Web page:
Come with me to Shinjuku Gyoen National Park, a sakura paradise in which 1500 cherry blossom trees are currently blooming into a white and pink extravaganza.
Shinjuku Gyoen has more than 20.000 trees, of which around 1500 are Japanese sakura.
Let me tell you the story of the first time I went to Shinjuku Gyoen. It was 2014, I was just married and visiting Japan for the first time. Really excited to see the gorgeous botanical garden featured in Makoto Shinkai’s Kotonoha No Niwa – The Garden of Words; we headed to the entrance wondering why it looked….well, empty and silent.
We reached the heavily chained metal fence and a single notice was hanging from it. It said: Shinjuku Gyoen National Park is closed until further notice due to a dengue fever outbreak in the premises.
So you may not know this but I know and knew that dengue fever is transmitted by mosquitoes. You may also not know this but I’m notoriously delicious to mosquitoes, especially in Japan. If there’s a mosquito in a 20 meters radio, I get bitten. I’m one of those people that bathe in repellent, wear long sleeves, avoid “mosquito situations” (sunset/evenings, bodies of water…) and still get bitten. VIOLENTLY.
I have never run faster in my life. I’ll probably never will.
However, that was almost five years ago and today Shinjuku Gyoen is proudly dengue-free and incredibly beautiful with blooming sakura. I wanted to see them and take some pictures so last weekend I headed there with my gorgeous camera asistant/soulmate, The Husbun.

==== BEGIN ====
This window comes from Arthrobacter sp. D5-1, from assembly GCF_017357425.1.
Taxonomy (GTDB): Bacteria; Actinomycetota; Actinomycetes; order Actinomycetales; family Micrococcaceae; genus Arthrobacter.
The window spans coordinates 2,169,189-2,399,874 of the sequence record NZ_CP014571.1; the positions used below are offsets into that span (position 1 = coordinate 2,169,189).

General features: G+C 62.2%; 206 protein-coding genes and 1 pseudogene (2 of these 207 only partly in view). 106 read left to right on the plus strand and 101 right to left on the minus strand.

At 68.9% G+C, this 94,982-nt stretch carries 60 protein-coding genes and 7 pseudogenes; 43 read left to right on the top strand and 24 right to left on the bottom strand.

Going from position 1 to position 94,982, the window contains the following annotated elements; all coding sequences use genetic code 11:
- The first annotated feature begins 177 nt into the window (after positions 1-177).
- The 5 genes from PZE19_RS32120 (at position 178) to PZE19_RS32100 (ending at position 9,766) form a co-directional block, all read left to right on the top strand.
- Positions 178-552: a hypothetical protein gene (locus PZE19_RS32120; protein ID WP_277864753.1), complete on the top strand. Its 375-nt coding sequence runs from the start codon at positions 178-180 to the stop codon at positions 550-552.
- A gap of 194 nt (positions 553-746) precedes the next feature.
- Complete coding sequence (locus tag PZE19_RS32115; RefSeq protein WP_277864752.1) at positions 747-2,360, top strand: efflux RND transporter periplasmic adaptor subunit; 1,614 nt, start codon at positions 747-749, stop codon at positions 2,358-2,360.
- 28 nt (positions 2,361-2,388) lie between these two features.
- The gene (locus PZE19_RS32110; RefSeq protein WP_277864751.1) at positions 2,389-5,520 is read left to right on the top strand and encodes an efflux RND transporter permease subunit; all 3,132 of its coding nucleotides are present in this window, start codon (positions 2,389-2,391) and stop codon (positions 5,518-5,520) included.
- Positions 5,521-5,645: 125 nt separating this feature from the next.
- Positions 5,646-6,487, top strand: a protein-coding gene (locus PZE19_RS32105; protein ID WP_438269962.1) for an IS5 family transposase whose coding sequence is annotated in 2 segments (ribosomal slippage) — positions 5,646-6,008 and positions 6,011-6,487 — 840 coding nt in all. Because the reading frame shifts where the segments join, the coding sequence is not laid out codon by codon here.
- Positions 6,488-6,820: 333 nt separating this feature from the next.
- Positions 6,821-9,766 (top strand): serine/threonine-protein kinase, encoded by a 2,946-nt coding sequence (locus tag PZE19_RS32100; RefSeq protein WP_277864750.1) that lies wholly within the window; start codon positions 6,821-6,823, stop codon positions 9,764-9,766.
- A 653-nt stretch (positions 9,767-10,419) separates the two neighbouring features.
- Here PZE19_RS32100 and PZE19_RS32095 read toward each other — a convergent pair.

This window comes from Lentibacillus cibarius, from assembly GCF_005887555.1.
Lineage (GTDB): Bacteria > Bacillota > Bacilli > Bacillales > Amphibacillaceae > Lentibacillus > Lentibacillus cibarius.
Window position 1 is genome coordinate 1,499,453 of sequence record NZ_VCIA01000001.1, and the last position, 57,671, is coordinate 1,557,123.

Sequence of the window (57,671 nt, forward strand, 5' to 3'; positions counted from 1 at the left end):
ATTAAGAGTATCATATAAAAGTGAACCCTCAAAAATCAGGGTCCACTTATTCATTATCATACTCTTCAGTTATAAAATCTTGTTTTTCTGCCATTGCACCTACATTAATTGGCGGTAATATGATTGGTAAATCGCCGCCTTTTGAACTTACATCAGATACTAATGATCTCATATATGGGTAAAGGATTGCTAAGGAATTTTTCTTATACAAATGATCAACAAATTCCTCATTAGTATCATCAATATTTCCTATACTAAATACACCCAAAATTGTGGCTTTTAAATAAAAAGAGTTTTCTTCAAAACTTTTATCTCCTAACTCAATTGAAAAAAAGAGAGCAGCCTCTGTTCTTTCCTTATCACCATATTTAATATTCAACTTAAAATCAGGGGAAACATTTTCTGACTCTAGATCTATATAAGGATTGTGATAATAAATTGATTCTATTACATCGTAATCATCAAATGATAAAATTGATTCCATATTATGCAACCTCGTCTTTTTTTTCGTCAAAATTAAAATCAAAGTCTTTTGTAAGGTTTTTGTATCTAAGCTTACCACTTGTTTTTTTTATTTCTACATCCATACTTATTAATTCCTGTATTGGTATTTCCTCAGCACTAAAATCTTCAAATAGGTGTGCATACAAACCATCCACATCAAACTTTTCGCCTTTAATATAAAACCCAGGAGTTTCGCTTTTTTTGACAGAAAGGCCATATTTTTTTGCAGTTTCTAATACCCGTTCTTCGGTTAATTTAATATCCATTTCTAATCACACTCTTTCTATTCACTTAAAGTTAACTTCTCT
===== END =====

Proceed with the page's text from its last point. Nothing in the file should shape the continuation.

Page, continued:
Many of the trees were already quite bloomed although almost none looked in real full bloom. Shinjuku Gyoen is amazing to see the different sakura species and the park itself makes for an incredible stroll. The French Formal, English Landscape and Japanese Traditional styles merge beautifully and you just never get bored.
Of course I
commandedsuggested to go during golden hour (right before sunset- right now around 5:30pm) so I could take advantage of the changing lights and that golden glow.
All photos were taken with my trusty Nikon because I forgot to put an SD card on the other camera I brought. Yay.
As always, I popped by the pavilion featured in The Garden of Words. You can see the photos and the views in the next shots. I really love that film and the fact that you can visit the exact location where most of it takes place is one of the reasons why I adore living in Tokyo.
Remember that Shinjuku Gyoen National Park closes at 6:00 (you can enter up til 5:30 but you definitely need more than 30 minutes to really see it) so be mindful of the time when/if you visit it!
Have you visited Shinjuku Gyoen National Park? Did you get bitten by a dengue mosquito? Let me know in the comments section!!
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